Friday, 5 February 2010

Process or training?

The raging battle between the process vs non-process people and Michael Bolton’s recent burning issue article got me thinking. If I assume that everyone in the testing field, be it tester, test lead, test manager and the wider software development arena wants to do a good job, why are their points of view so different?
OK, that question is too wide so let’s try again. Why does someone wants to put the process first and someone else the problem first?

In my experience that’s due to at least two major reasons, personality and experience. Let’s look at personality first.

Some people feel trapped by processes and limited in their freedom and abilities. They rely on their skills and abilities and trust whatever comes that they will find an answer even it they don’t know it, yet.

Some feel that with a process and documents in place there is something that they can fall back on to prove that what they’re doing is right. That they can give the process to someone else and that they can then also repeat it providing a base for a bigger group of people to learn from what they did before. 

As a test manager I can’t influence people’s personality, that’s why there’s always an amount of touch and feel in any project decisions. Most decisions are emotionally impacted, I haven’t seen people looking at ROI and NOT decide based on their emotional reaction.

For the experience part, someone might have worked in a big, process driven corporation where there was a reason for processes. Or they worked in a small shop where anything goes and only a result counted, any result. I worked in the pharmaceutical industry and research scientist for a good number of years. GLP was a regulation we needed to comply with and if you ever heard of thalidomide you’ll know why that is a good idea. There’s an interesting article for further reading.

Processes were in place to satisfy these regulations. However having done a lot of the "work on the floor" most of the processes just didn’t make sense to me. After working for several years in the IT industry I now understand what they were trying to achieve, but no one explained it to me at the time. But I also now understand why the processes failed miserably. My point is that if you always worked in process driven companies you don’t know any other approach as very often there is a good reason why the processes are in place. That doesn’t mean they’re always working in practice though. I worked with a lot with red tape, ditched it all, and are now coming out the other end being somewhere in the middle.

Most companies want to be able to run a profitable project, have a satisfied customer and be able to repeat that over and over again. So why not putting your working habits into processes? Wrong, no two development projects are the same and a habit is just that. Wikipedia has this for Habit:

Habits are routines of behavior that are repeated regularly and tend to occur subconsciously, without directly thinking consciously about them.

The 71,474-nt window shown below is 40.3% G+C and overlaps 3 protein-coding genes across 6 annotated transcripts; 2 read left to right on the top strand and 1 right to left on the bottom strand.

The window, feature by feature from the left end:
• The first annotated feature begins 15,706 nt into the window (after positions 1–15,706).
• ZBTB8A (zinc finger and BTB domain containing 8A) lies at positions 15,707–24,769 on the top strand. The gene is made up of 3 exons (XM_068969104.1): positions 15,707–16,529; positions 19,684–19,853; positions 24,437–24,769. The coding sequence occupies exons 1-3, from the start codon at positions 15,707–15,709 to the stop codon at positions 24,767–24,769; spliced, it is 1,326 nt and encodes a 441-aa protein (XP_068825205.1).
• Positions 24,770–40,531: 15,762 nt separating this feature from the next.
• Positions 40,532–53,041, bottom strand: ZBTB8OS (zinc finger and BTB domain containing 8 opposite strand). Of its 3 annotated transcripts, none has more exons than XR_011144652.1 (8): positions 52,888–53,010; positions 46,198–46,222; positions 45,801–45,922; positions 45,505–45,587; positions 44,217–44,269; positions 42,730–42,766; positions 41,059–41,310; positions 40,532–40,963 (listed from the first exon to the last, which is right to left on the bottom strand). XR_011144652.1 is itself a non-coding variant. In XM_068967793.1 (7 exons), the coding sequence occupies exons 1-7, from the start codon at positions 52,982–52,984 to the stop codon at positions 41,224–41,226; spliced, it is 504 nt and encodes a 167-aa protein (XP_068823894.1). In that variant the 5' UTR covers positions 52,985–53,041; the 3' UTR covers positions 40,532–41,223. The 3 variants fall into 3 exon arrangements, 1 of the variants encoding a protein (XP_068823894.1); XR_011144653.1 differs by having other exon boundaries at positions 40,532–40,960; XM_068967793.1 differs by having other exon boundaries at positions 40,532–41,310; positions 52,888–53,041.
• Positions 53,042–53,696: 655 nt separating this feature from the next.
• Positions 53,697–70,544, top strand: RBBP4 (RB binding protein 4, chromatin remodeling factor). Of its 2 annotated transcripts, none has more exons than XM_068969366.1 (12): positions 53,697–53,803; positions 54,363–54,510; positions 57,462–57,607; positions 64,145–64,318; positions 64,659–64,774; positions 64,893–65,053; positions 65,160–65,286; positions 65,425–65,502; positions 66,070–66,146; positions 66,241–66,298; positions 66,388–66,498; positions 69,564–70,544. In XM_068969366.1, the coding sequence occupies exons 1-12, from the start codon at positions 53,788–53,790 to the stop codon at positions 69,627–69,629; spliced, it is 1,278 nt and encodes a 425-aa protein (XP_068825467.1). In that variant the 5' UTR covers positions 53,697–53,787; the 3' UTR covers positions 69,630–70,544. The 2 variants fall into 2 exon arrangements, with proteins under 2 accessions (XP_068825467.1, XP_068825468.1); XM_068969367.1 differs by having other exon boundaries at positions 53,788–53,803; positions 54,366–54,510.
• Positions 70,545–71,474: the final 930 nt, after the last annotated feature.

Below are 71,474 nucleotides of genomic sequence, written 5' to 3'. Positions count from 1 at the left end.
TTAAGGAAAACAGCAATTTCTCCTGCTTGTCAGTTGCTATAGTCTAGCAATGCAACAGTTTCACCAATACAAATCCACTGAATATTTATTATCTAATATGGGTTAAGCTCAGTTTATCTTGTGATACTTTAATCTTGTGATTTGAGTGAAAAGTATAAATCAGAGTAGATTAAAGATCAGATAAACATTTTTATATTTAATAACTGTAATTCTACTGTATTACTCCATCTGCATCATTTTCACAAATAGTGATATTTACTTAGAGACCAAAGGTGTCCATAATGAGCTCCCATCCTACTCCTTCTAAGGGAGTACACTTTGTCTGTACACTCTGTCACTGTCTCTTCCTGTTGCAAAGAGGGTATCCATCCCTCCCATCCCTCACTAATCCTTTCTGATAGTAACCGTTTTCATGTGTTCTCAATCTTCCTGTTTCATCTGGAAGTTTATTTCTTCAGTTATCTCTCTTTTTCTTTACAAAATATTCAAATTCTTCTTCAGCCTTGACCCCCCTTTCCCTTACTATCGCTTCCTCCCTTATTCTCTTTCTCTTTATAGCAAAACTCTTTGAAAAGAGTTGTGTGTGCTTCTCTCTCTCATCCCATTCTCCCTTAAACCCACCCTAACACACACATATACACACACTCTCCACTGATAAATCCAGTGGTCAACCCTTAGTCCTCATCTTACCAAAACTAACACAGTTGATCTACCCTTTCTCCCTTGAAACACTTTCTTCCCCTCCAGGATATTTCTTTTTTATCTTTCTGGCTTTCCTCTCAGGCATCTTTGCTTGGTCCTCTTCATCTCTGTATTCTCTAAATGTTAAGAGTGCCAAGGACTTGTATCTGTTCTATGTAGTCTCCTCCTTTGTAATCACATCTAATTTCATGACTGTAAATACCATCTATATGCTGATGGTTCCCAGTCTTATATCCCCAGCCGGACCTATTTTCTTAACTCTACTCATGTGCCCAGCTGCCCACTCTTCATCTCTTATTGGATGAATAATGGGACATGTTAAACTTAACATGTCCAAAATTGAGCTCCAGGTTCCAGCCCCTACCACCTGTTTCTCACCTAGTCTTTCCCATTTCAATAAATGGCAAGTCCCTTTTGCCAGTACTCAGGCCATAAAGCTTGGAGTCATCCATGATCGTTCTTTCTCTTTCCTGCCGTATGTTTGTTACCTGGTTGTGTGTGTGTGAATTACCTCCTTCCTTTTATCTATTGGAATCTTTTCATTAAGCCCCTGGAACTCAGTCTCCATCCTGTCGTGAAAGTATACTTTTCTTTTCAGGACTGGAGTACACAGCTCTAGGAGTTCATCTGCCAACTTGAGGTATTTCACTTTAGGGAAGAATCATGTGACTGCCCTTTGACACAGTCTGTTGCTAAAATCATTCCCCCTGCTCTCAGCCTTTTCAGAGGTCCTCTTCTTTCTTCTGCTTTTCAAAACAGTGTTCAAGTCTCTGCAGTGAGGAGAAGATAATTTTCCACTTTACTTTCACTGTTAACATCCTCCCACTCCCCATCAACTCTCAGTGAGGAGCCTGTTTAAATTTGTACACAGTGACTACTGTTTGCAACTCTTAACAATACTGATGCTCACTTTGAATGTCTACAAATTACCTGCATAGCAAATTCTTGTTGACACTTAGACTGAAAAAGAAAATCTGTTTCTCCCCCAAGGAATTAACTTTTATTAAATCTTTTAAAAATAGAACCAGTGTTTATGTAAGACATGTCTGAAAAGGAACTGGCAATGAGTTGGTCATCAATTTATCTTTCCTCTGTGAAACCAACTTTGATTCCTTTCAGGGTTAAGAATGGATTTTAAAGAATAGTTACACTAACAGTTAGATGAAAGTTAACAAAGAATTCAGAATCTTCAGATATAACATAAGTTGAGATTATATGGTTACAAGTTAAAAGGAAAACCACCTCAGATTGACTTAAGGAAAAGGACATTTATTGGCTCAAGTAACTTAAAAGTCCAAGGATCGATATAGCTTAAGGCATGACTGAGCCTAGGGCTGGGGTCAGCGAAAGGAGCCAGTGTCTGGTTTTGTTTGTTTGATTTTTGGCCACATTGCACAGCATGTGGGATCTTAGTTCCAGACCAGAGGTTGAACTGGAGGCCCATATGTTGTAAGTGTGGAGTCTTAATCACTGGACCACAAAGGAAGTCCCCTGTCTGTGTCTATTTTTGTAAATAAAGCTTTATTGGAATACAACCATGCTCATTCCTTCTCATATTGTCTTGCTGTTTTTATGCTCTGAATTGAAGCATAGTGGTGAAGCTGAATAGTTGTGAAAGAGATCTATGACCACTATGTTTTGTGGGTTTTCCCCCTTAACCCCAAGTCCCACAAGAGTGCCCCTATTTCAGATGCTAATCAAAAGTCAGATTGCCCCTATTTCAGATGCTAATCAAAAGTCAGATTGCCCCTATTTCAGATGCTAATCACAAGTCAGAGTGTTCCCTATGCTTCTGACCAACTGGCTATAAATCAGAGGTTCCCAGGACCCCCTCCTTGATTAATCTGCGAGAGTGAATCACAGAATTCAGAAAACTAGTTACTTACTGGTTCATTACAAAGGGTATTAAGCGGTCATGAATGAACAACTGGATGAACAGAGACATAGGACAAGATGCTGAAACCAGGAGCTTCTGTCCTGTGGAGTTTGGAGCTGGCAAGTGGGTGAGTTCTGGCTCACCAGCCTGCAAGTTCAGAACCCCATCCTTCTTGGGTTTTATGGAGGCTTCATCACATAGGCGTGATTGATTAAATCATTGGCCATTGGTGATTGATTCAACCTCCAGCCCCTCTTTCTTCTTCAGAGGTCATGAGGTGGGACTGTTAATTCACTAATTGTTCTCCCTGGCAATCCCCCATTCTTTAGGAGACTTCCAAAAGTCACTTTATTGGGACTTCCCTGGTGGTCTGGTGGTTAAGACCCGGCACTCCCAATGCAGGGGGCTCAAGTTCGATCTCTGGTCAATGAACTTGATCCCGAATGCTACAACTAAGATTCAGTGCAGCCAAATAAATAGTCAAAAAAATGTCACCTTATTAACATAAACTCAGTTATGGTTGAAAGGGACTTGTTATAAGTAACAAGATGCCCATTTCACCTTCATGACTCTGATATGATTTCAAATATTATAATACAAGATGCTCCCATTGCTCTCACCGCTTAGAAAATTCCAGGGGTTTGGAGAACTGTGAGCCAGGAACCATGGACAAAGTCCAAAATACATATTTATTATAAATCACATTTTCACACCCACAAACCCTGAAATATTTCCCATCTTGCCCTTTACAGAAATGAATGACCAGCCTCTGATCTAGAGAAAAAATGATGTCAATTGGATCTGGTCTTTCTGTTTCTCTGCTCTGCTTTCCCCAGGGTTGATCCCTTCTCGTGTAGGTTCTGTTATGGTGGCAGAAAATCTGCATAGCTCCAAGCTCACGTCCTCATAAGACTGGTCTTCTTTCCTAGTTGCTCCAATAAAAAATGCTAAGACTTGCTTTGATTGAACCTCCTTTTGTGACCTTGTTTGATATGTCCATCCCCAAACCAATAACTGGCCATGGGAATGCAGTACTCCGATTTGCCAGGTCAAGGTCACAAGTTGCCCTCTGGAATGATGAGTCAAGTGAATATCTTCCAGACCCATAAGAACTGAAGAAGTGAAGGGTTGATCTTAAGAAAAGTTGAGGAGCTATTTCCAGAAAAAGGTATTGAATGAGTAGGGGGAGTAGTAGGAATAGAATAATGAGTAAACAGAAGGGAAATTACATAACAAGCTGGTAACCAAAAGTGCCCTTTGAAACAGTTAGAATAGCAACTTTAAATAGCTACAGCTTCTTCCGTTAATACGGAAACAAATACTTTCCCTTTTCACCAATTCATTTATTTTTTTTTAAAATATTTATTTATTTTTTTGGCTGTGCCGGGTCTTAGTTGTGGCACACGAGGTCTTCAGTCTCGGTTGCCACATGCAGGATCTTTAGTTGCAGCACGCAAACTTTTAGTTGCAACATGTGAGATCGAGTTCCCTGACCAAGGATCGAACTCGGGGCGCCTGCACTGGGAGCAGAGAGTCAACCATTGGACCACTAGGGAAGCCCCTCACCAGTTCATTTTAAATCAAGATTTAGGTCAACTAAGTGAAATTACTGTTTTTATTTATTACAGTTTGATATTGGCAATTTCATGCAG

The question is, do we actually want that? When you document a process and don’t want people to think about it but follow it, that’s fine. But when your next development project encounters an unforeseen problem don’t be surprised that your team can’t deal with it as you created a culture where people don’t think about what they’re doing.

I see the clash not between the process vs non-process approach but if you want to invest into training your people so that the whole team understands what’s expected from them and what’s important; or if you think that this route is too expensive and that you rather tell them what to do and have a few “in the know” who are creating the processes.

I think that training or lack thereof is at the root at the problem when we’re talking about processes as they’re often used to mask that people are not trained enough to do their jobs without them. If a developer doesn’t understand that throwing software over the wall to the testers impacts their work this is essentially a training issue. If a tester doesn’t understand what information is essential to the PM this is a training issue. If the PM doesn’t understand what to ask from the developer or tester, you guessed it, that’s a training issue as well.

I gave my 6 year old son a LEGO game, a Star Wars plane with some Androids to assemble. He was able to do that without help using the instructions. When asked if he could do that without he said that it would be quite hard. In other words, he would need to get out of his comfort zone. I prodded him a bit and he assembled the next one without the instructions. Of course that was harder and took longer. But what he learned there will stay with him, he’ll assemble the next one much easier. And the one after that. If he’s always following the instructions he learns exactly that, don’t think, follow the instructions.
In many ways it was easy for him to do something different as he’s a child and therefore constantly challenging his comfort zones and I’m encouraging that. But if that was never high on your parents agenda and your employers don’t expect that from you I can see why following a process is the easy option.

Comments welcome..


1 comment:

  1. I'm not opposed to process. I am opposed to the oversimplification of process; I'm opposed to the mistake of thinking that holistic processes are linear ones; and I'm particularly opposed to treating humans like cogs.

    I'm also opposed to the fantasy that through process, we can predict the future. See "Perfectly Unpredictable: Why Forecasting Produces Useful Rubbish" at (available as transcript, audio, and video).

    ---Michael B.